On the 13th of each month, I write about a movie whose title contains the number 13.
I suspect that the 1929 version of The Thirteenth Chair, directed by the great Tod Browning (Dracula, Freaks, etc.), is probably better than this 1937 remake (both were based on a 1916 play), but neither one is widely available, and this version happened to air on TCM, so it's the one I'm stuck with for now. It's not that bad, really, just kind of forgettable, a rather silly closed-door murder mystery that's both convoluted and rushed. It takes place in Calcutta for no good reason, although virtually every character is a white British person, and certainly no scenes were filmed anywhere near India.
After a rather unpopular gentleman is murdered, his friend gets the bright idea to stage a seance with all of the suspects in attendance, which will somehow lead to the murderer revealing him or herself (it's not clear exactly how this is supposed to work). Instead what happens is that the dumbass friend gets murdered during the seance, and now there are 12 suspects for both his murder and the original murder (the dead guy was sitting in, of course, the 13th chair). Thus the inspector who agreed to this stupid plan in the first place shows up to interrogate everyone and find the culprit.
There's some amusingly dry humor in the interactions among the characters, but the large cast is so cluttered that it took me half the movie just to get a handle on who everyone was (and even then I wasn't always entirely clear on it). After a while the red herrings and sudden reversals get pretty tiresome, and the ultimate resolution is simultaneously too neat and too random. The inspector treats everyone involved with obvious contempt, but then the suspect that he's completely convinced is the murderer turns out to be the wrong person, and he only finds out because the medium who conducted the seance (and is also the mother of one of the suspects) insists on yet another elaborate entrapment scheme that finally reveals the true culprit. But by that time, there had been so many twists that I had completely lost interest. Maybe eventually I'll get to see if Tod Browning managed to make the story any more interesting.
It's always fascinating to see how people who were once huge figures in pop culture can end up almost completely forgotten, leaving their work as emblems of the fleeting nature of fame. I came to Way Back Home as a Bette Davis fan, and she's certainly the one member of the film's creative team whose reputation has endured over the decades following its release, but Way Back Home is not a Bette Davis movie: It's a star vehicle for Phillips Lord, a massively popular radio personality bringing his well-known character Seth Parker to the screen for the first time. These days, it's unlikely that anyone but a hardcore old-time radio fan has heard of Lord or Seth Parker, but at the time the movie came out, both were huge stars.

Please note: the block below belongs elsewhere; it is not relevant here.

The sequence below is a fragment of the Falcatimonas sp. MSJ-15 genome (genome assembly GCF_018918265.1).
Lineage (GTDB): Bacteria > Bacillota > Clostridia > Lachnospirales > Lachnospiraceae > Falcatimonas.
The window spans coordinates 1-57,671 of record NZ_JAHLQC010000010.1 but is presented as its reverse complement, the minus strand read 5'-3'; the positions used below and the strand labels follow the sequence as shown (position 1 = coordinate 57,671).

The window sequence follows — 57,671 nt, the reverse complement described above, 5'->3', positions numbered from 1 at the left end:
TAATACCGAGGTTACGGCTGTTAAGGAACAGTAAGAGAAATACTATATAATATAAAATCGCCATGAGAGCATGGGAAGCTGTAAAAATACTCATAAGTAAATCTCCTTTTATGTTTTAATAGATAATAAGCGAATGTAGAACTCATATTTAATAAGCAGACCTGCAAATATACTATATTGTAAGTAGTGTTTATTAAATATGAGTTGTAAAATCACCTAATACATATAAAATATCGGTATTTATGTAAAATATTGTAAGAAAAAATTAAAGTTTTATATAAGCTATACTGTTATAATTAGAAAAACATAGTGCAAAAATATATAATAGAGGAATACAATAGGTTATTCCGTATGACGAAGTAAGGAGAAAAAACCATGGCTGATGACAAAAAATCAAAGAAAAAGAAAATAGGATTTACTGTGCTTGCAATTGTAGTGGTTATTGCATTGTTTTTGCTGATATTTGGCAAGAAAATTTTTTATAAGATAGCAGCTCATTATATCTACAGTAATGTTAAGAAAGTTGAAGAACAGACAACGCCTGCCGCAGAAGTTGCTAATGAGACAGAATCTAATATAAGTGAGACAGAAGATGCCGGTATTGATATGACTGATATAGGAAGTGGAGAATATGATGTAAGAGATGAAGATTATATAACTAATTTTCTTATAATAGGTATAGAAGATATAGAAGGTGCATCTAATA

That background info helps if you want to understand why this movie focuses on a 29-year-old guy in old-age makeup, delivering folksy wisdom to the backward residents of his small Maine community. According to Wikipedia, Seth Parker is meant to be a preacher, but he never sets foot in a church during this movie, and he spends most of his time just sitting around his farm and meddling in people's business. The movie's sense of humor is relentlessly corny, and Seth is an irritating busybody, although his lessons are sometimes remarkably progressive for 1931. Seth and his wife have adopted a young boy to save him from his drunken lout of a biological father, and their efforts to keep the violent man away from his son are the closest thing the movie has to a plot.
Elsewhere, Davis plays Mary Lucy Duffy, a young woman whose father forbids her from marrying the boy she loves, because he was born to an unwed mother. Even more than raising an orphan, Seth's handling of the Mary Lucy situation is pretty forward-thinking, as he defends the poor single mother from the scorn of the town, and does everything he can to make sure that Mary Lucy gets to marry her true love, despite what her father decrees. Davis' performance is earnest and sunny, and like every other actor in the movie, she plays second fiddle to Lord whenever he's onscreen.
The message may be slightly ahead of its time, but the delivery is as old-fashioned as it gets, with plenty of scenes that could have been lifted directly from radio, including long interludes of Seth singing hymns with his neighbors and an opening comedy bit that highlights the confounding logic of backwoods business dealings. Combined with the haphazard plotting, it makes the movie a serious chore to watch. I can imagine big Seth Parker fans in 1931 getting a kick out of seeing their favorite character on the big screen, and probably recognizing some of his signature radio bits. Divorced from its original context, however, Way Back Home is just a bunch of lame, hokey jokes strung together into a tedious narrative. (And while he continued to have a successful radio career, Lord never starred in another movie.)